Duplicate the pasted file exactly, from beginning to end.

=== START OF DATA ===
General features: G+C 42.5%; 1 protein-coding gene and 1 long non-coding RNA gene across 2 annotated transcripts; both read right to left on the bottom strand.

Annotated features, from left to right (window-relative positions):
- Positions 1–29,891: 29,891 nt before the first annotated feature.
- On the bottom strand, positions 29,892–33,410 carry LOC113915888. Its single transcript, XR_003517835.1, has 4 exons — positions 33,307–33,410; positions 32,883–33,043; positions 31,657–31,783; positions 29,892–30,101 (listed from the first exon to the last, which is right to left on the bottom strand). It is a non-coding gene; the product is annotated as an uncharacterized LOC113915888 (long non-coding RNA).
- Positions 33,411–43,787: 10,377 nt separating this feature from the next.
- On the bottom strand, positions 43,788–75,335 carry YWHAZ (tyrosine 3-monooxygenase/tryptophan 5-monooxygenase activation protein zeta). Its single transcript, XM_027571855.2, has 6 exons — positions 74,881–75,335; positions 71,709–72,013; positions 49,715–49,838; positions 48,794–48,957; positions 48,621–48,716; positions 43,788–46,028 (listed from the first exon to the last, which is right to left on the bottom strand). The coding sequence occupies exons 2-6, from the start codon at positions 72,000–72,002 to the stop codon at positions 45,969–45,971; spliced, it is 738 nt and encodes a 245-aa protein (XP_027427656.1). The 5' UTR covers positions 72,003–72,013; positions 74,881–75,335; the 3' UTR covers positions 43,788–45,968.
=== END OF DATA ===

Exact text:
General features: G+C 42.5%; 1 protein-coding gene and 1 long non-coding RNA gene across 2 annotated transcripts; both read right to left on the bottom strand.

Annotated features, from left to right (window-relative positions):
- Positions 1–29,891: 29,891 nt before the first annotated feature.
- On the bottom strand, positions 29,892–33,410 carry LOC113915888. Its single transcript, XR_003517835.1, has 4 exons — positions 33,307–33,410; positions 32,883–33,043; positions 31,657–31,783; positions 29,892–30,101 (listed from the first exon to the last, which is right to left on the bottom strand). It is a non-coding gene; the product is annotated as an uncharacterized LOC113915888 (long non-coding RNA).
- Positions 33,411–43,787: 10,377 nt separating this feature from the next.
- On the bottom strand, positions 43,788–75,335 carry YWHAZ (tyrosine 3-monooxygenase/tryptophan 5-monooxygenase activation protein zeta). Its single transcript, XM_027571855.2, has 6 exons — positions 74,881–75,335; positions 71,709–72,013; positions 49,715–49,838; positions 48,794–48,957; positions 48,621–48,716; positions 43,788–46,028 (listed from the first exon to the last, which is right to left on the bottom strand). The coding sequence occupies exons 2-6, from the start codon at positions 72,000–72,002 to the stop codon at positions 45,969–45,971; spliced, it is 738 nt and encodes a 245-aa protein (XP_027427656.1). The 5' UTR covers positions 72,003–72,013; positions 74,881–75,335; the 3' UTR covers positions 43,788–45,968.